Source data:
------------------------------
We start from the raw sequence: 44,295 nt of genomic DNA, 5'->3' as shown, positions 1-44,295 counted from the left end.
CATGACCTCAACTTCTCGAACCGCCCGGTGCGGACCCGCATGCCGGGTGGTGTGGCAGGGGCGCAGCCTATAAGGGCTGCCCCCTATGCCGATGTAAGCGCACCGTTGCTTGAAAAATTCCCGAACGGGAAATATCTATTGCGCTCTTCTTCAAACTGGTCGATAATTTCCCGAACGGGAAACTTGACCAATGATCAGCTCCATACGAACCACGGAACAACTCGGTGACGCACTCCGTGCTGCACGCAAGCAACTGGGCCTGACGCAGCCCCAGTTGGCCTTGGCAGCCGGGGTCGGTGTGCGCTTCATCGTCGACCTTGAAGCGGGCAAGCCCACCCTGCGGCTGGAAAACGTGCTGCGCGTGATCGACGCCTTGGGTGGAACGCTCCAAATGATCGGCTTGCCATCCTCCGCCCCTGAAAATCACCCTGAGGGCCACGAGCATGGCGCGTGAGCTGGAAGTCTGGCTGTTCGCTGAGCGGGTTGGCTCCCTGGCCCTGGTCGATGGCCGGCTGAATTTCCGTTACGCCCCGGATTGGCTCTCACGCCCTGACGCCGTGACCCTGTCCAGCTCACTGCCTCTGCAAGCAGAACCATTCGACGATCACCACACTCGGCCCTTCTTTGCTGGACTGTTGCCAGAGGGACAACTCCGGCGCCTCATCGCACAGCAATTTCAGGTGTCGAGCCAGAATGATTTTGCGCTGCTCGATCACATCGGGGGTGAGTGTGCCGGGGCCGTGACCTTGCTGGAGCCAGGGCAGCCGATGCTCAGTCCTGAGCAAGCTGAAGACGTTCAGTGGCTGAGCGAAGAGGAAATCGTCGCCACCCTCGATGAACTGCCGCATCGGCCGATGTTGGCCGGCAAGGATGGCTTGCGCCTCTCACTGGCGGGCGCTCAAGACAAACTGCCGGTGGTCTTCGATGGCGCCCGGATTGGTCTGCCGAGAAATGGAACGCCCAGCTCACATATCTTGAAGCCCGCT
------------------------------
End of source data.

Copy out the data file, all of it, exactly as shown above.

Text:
We start from the raw sequence: 44,295 nt of genomic DNA, 5'->3' as shown, positions 1-44,295 counted from the left end.
CATGACCTCAACTTCTCGAACCGCCCGGTGCGGACCCGCATGCCGGGTGGTGTGGCAGGGGCGCAGCCTATAAGGGCTGCCCCCTATGCCGATGTAAGCGCACCGTTGCTTGAAAAATTCCCGAACGGGAAATATCTATTGCGCTCTTCTTCAAACTGGTCGATAATTTCCCGAACGGGAAACTTGACCAATGATCAGCTCCATACGAACCACGGAACAACTCGGTGACGCACTCCGTGCTGCACGCAAGCAACTGGGCCTGACGCAGCCCCAGTTGGCCTTGGCAGCCGGGGTCGGTGTGCGCTTCATCGTCGACCTTGAAGCGGGCAAGCCCACCCTGCGGCTGGAAAACGTGCTGCGCGTGATCGACGCCTTGGGTGGAACGCTCCAAATGATCGGCTTGCCATCCTCCGCCCCTGAAAATCACCCTGAGGGCCACGAGCATGGCGCGTGAGCTGGAAGTCTGGCTGTTCGCTGAGCGGGTTGGCTCCCTGGCCCTGGTCGATGGCCGGCTGAATTTCCGTTACGCCCCGGATTGGCTCTCACGCCCTGACGCCGTGACCCTGTCCAGCTCACTGCCTCTGCAAGCAGAACCATTCGACGATCACCACACTCGGCCCTTCTTTGCTGGACTGTTGCCAGAGGGACAACTCCGGCGCCTCATCGCACAGCAATTTCAGGTGTCGAGCCAGAATGATTTTGCGCTGCTCGATCACATCGGGGGTGAGTGTGCCGGGGCCGTGACCTTGCTGGAGCCAGGGCAGCCGATGCTCAGTCCTGAGCAAGCTGAAGACGTTCAGTGGCTGAGCGAAGAGGAAATCGTCGCCACCCTCGATGAACTGCCGCATCGGCCGATGTTGGCCGGCAAGGATGGCTTGCGCCTCTCACTGGCGGGCGCTCAAGACAAACTGCCGGTGGTCTTCGATGGCGCCCGGATTGGTCTGCCGAGAAATGGAACGCCCAGCTCACATATCTTGAAGCCCGCT